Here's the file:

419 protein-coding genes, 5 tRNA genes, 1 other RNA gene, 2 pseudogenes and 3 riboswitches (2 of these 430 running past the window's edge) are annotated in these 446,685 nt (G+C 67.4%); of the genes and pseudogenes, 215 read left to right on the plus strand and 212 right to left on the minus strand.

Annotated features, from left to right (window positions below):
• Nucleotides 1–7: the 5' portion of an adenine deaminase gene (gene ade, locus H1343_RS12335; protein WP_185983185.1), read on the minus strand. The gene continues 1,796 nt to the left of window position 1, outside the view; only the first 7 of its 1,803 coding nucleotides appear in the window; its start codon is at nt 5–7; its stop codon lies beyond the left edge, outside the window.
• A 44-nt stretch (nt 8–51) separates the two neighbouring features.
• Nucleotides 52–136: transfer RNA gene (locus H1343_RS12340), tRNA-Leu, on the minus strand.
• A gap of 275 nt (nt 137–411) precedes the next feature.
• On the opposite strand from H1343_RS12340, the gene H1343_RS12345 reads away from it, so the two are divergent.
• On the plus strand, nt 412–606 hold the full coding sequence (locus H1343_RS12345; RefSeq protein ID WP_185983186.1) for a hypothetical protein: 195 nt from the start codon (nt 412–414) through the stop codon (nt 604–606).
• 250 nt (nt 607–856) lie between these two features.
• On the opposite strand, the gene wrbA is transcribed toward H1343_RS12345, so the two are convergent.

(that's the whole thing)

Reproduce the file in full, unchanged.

419 protein-coding genes, 5 tRNA genes, 1 other RNA gene, 2 pseudogenes and 3 riboswitches (2 of these 430 running past the window's edge) are annotated in these 446,685 nt (G+C 67.4%); of the genes and pseudogenes, 215 read left to right on the plus strand and 212 right to left on the minus strand.

Annotated features, from left to right (window positions below):
• Nucleotides 1–7: the 5' portion of an adenine deaminase gene (gene ade, locus H1343_RS12335; protein WP_185983185.1), read on the minus strand. The gene continues 1,796 nt to the left of window position 1, outside the view; only the first 7 of its 1,803 coding nucleotides appear in the window; its start codon is at nt 5–7; its stop codon lies beyond the left edge, outside the window.
• A 44-nt stretch (nt 8–51) separates the two neighbouring features.
• Nucleotides 52–136: transfer RNA gene (locus H1343_RS12340), tRNA-Leu, on the minus strand.
• A gap of 275 nt (nt 137–411) precedes the next feature.
• On the opposite strand from H1343_RS12340, the gene H1343_RS12345 reads away from it, so the two are divergent.
• On the plus strand, nt 412–606 hold the full coding sequence (locus H1343_RS12345; RefSeq protein ID WP_185983186.1) for a hypothetical protein: 195 nt from the start codon (nt 412–414) through the stop codon (nt 604–606).
• 250 nt (nt 607–856) lie between these two features.
• On the opposite strand, the gene wrbA is transcribed toward H1343_RS12345, so the two are convergent.